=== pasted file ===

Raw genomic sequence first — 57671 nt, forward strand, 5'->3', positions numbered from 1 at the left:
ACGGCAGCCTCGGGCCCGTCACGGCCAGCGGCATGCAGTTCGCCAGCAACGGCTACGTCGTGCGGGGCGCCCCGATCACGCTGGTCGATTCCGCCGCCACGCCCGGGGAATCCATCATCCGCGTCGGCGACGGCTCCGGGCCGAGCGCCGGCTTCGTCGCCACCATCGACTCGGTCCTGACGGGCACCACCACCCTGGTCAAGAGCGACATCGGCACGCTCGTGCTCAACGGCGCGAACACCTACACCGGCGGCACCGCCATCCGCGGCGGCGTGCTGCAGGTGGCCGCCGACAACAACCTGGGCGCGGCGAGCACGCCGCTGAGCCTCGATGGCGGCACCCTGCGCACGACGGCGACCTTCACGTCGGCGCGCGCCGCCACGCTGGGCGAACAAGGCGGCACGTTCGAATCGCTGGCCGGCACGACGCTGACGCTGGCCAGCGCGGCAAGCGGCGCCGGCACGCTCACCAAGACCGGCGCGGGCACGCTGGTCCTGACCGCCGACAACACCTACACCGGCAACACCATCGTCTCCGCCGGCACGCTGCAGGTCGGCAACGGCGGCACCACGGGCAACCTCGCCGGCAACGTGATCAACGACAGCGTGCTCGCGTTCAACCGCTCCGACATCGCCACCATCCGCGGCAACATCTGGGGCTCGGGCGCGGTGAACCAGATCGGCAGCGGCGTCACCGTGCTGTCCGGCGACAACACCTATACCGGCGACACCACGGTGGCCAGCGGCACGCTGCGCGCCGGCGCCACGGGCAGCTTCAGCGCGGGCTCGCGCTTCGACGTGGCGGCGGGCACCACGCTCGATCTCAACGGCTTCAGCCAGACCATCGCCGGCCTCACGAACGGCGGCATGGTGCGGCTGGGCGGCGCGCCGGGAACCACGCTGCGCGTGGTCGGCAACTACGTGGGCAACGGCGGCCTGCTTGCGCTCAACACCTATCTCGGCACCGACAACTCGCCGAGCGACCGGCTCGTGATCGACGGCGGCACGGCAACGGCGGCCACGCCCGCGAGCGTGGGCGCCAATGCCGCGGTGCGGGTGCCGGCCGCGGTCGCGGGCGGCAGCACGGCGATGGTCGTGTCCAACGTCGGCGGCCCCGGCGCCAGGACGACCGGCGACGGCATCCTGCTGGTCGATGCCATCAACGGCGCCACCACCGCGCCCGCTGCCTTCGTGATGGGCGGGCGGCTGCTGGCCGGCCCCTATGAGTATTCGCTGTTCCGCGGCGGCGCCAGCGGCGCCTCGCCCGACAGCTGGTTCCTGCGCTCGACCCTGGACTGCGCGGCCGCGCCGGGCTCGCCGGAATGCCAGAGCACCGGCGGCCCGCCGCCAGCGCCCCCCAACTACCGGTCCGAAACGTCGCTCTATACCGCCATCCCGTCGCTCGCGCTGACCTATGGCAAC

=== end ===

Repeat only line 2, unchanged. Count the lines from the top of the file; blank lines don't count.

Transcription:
ACGGCAGCCTCGGGCCCGTCACGGCCAGCGGCATGCAGTTCGCCAGCAACGGCTACGTCGTGCGGGGCGCCCCGATCACGCTGGTCGATTCCGCCGCCACGCCCGGGGAATCCATCATCCGCGTCGGCGACGGCTCCGGGCCGAGCGCCGGCTTCGTCGCCACCATCGACTCGGTCCTGACGGGCACCACCACCCTGGTCAAGAGCGACATCGGCACGCTCGTGCTCAACGGCGCGAACACCTACACCGGCGGCACCGCCATCCGCGGCGGCGTGCTGCAGGTGGCCGCCGACAACAACCTGGGCGCGGCGAGCACGCCGCTGAGCCTCGATGGCGGCACCCTGCGCACGACGGCGACCTTCACGTCGGCGCGCGCCGCCACGCTGGGCGAACAAGGCGGCACGTTCGAATCGCTGGCCGGCACGACGCTGACGCTGGCCAGCGCGGCAAGCGGCGCCGGCACGCTCACCAAGACCGGCGCGGGCACGCTGGTCCTGACCGCCGACAACACCTACACCGGCAACACCATCGTCTCCGCCGGCACGCTGCAGGTCGGCAACGGCGGCACCACGGGCAACCTCGCCGGCAACGTGATCAACGACAGCGTGCTCGCGTTCAACCGCTCCGACATCGCCACCATCCGCGGCAACATCTGGGGCTCGGGCGCGGTGAACCAGATCGGCAGCGGCGTCACCGTGCTGTCCGGCGACAACACCTATACCGGCGACACCACGGTGGCCAGCGGCACGCTGCGCGCCGGCGCCACGGGCAGCTTCAGCGCGGGCTCGCGCTTCGACGTGGCGGCGGGCACCACGCTCGATCTCAACGGCTTCAGCCAGACCATCGCCGGCCTCACGAACGGCGGCATGGTGCGGCTGGGCGGCGCGCCGGGAACCACGCTGCGCGTGGTCGGCAACTACGTGGGCAACGGCGGCCTGCTTGCGCTCAACACCTATCTCGGCACCGACAACTCGCCGAGCGACCGGCTCGTGATCGACGGCGGCACGGCAACGGCGGCCACGCCCGCGAGCGTGGGCGCCAATGCCGCGGTGCGGGTGCCGGCCGCGGTCGCGGGCGGCAGCACGGCGATGGTCGTGTCCAACGTCGGCGGCCCCGGCGCCAGGACGACCGGCGACGGCATCCTGCTGGTCGATGCCATCAACGGCGCCACCACCGCGCCCGCTGCCTTCGTGATGGGCGGGCGGCTGCTGGCCGGCCCCTATGAGTATTCGCTGTTCCGCGGCGGCGCCAGCGGCGCCTCGCCCGACAGCTGGTTCCTGCGCTCGACCCTGGACTGCGCGGCCGCGCCGGGCTCGCCGGAATGCCAGAGCACCGGCGGCCCGCCGCCAGCGCCCCCCAACTACCGGTCCGAAACGTCGCTCTATACCGCCATCCCGTCGCTCGCGCTGACCTATGGCAAC